If a space rock hits the atmosphere, and no one is around to hear it, does the tabloid press still report it as an Earth-shattering event? Of course!
This pretty much summarizes a large-ish meteor impact over the South Atlantic Ocean, which occurred on Feb. 6, and was recorded by the Fireball and Bolide Reports page of NASA's Near Earth Object Program.
The event itself is notable because it is the largest atmospheric impact recorded since the famous Chelyabinsk bolide that exploded over Russia in 2013, causing widespread structural damage and injuries to the city with a population of 1 million.
This recent Feb. 6 event unleashed an energy equivalent of 13,000 tons of TNT exploding instantaneously (a.k.a. a "13 kiloton" explosion); the Chelyabinsk impact ripped through the Ural Mountain skies with a whopping energy of 440 kilotons.
Initially noticed by NASA's Ron Baalke and then investigated by Bad Astronomer Phil Plait, it quickly became clear that the high-altitude impact was likely caused by a chunk of space rock approximately 5-7 meters (16-23 ft) wide. The Chelyabinsk impact was caused by a rock nearly 20 meters (65 ft) wide.
The Feb. 6 meteor most likely burned up the majority of its mass during atmospheric entry, any pieces falling as small meteorites safely into the ocean.
This didn't happen over a populated region and, as far as I can tell, there have been no eyewitness reports from mariners or pilots who happened to be in the area at the time. Though this is certainly an important and scientifically interesting event, the impact on the lifeforms of Earth (barring a few unlucky fish 600 miles off the coast of Brazil) was minimal. But the fact that NASA "failed" to tell the world about the impact has gotten some news outlets excited.
"Space agency fails to warn the world about massive blast, even though it's the largest atmospheric explosion since the Chelyabinsk meteor," writes Mirror.co.uk.
But possibly the best headline comes from another UK news outlet, The Express: "FRONT-room-sized meteor came out of nowhere and exploded with force of Hiroshima bomb." Because your front room (British to US translation: living room) is now a universal standard of meteoroid measurement. Noted.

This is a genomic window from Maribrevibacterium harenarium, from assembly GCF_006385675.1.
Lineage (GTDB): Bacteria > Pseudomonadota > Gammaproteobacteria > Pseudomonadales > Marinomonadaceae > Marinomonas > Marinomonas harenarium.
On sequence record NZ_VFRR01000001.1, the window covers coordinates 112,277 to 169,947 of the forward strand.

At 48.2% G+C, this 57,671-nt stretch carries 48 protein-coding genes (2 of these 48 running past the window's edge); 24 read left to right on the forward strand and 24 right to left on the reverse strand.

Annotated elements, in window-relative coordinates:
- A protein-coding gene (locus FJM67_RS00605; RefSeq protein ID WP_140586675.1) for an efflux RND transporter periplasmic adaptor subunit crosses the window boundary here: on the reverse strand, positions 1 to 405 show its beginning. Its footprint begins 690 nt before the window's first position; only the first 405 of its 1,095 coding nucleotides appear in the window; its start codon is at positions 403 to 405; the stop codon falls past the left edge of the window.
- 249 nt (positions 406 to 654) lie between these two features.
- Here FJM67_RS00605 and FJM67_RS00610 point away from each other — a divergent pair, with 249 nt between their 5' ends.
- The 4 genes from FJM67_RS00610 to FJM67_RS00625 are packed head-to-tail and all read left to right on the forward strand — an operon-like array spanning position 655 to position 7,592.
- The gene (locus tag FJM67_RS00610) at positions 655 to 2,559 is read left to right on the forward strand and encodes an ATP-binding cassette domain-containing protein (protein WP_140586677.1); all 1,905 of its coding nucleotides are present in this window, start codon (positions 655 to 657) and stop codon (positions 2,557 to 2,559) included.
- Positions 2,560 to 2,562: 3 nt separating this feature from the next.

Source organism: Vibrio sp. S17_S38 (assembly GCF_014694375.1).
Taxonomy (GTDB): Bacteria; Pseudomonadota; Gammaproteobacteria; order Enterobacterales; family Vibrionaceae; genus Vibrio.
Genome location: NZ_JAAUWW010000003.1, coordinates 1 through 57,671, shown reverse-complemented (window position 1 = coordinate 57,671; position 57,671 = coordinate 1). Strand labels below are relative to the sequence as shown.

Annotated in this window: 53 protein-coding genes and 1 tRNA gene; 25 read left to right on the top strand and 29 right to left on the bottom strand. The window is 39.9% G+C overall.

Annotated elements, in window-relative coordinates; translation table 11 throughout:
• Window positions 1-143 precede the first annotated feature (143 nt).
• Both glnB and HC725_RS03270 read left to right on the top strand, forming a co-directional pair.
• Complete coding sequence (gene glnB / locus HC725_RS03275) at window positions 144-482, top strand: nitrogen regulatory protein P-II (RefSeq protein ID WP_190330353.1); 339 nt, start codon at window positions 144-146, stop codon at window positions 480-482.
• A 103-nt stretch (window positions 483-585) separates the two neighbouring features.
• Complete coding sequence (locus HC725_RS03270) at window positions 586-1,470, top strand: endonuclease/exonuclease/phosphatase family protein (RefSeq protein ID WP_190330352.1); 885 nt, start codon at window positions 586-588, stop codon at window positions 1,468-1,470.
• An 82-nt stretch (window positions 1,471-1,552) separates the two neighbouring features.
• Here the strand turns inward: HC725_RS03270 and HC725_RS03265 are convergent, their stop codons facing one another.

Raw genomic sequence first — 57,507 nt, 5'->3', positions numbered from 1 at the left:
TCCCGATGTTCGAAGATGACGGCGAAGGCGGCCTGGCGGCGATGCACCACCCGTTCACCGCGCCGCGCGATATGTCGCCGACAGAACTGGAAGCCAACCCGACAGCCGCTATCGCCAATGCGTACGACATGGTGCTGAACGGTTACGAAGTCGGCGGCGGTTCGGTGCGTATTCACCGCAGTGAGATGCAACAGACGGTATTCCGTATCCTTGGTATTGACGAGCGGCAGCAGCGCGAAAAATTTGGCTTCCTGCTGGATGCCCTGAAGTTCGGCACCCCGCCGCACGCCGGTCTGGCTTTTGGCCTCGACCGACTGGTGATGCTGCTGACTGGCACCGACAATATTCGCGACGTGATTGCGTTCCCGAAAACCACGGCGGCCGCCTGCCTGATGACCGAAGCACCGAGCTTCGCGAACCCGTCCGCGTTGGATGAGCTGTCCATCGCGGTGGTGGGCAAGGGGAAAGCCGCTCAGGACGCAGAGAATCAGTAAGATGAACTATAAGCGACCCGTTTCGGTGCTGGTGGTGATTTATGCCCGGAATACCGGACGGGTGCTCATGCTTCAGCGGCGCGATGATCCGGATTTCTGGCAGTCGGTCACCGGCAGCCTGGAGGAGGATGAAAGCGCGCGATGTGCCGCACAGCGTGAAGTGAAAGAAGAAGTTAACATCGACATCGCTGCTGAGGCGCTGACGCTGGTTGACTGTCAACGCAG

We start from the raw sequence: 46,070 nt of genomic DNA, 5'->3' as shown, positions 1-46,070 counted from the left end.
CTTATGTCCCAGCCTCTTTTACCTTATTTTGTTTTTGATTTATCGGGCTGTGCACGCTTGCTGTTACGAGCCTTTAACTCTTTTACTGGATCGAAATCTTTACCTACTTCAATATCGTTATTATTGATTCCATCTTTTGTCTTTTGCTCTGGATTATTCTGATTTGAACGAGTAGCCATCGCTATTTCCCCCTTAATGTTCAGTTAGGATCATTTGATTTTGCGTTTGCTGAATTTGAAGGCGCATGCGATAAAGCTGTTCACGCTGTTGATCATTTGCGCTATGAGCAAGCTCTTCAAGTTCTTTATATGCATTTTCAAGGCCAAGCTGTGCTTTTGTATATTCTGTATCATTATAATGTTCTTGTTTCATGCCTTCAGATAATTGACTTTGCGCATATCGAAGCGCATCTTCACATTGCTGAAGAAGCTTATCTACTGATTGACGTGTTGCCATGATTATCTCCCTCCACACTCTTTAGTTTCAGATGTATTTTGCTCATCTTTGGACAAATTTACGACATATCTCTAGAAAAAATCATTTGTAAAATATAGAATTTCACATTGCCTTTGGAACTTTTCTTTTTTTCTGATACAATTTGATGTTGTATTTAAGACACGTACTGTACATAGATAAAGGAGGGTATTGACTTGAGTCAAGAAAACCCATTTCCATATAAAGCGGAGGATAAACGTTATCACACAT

The Mirror also wandered down the conspiracy path, questioning how NASA even recorded the Feb. 6 impact, highlighting Plait's analysis that the atmospheric impact was likely detected by classified military technology.
Normally, atmospheric explosions are recorded by seismic monitors, microphones and/or satellite observations. As Plait pointed out, as the impact was in open ocean, it's not likely that seismic monitors would have been used to record the impact energy. As the military has pretty obvious reasons for monitoring atmospheric explosions, it seems likely the data came from a classified source, probably satellites.
Though an interesting energetic event, Feb. 6 isn't the only time the Earth has been hit by space rocks since Chelyabinsk. Every single day Earth is peppered with around 100 tons of space debris. The vast majority of this mass is no bigger than a grain of sand, and on a clear night you might be lucky to see these tiny specks burn up in the high atmosphere as meteors.
As they slam into the upper atmosphere, these tiny pieces of space rock create a shock wave which, through rapid heating of atmospheric gases, incinerates the debris, erupting in a fast blaze of light. These are called meteors (or "shooting stars"). Larger (and rarer) pieces of space rock will hit the atmosphere as a meteor and may explode as a bolide (as the Chelyabinsk event dramatically showcased), some pieces hitting the ground as meteorites.
Monitoring the regularity of these larger impacts is key for scientists to better understand our Earth's interplanetary environment and although the Feb. 6 event is now grabbing the headlines, remember that most large impacts will happen over water (as the Earth is 70 percent ocean) and impacts of space rocks of around Chelyabinsk meteoroid dimensions are (statistically-speaking) a once in a century thing. Oh, and as for NASA not reporting a bolide impact that no one saw, well, it looks like the tabloid press has that covered.
Originally published on Discovery News.
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Ian O'Neill is a media relations specialist at NASA's Jet Propulsion Laboratory (JPL) in Southern California. Prior to joining JPL, he served as editor for the Astronomical Society of the Pacific‘s Mercury magazine and Mercury Online and contributed articles to a number of other publications, including Space.com, Space.com, Live Science, HISTORY.com, Scientific American. Ian holds a Ph.D in solar physics and a master's degree in planetary and space physics.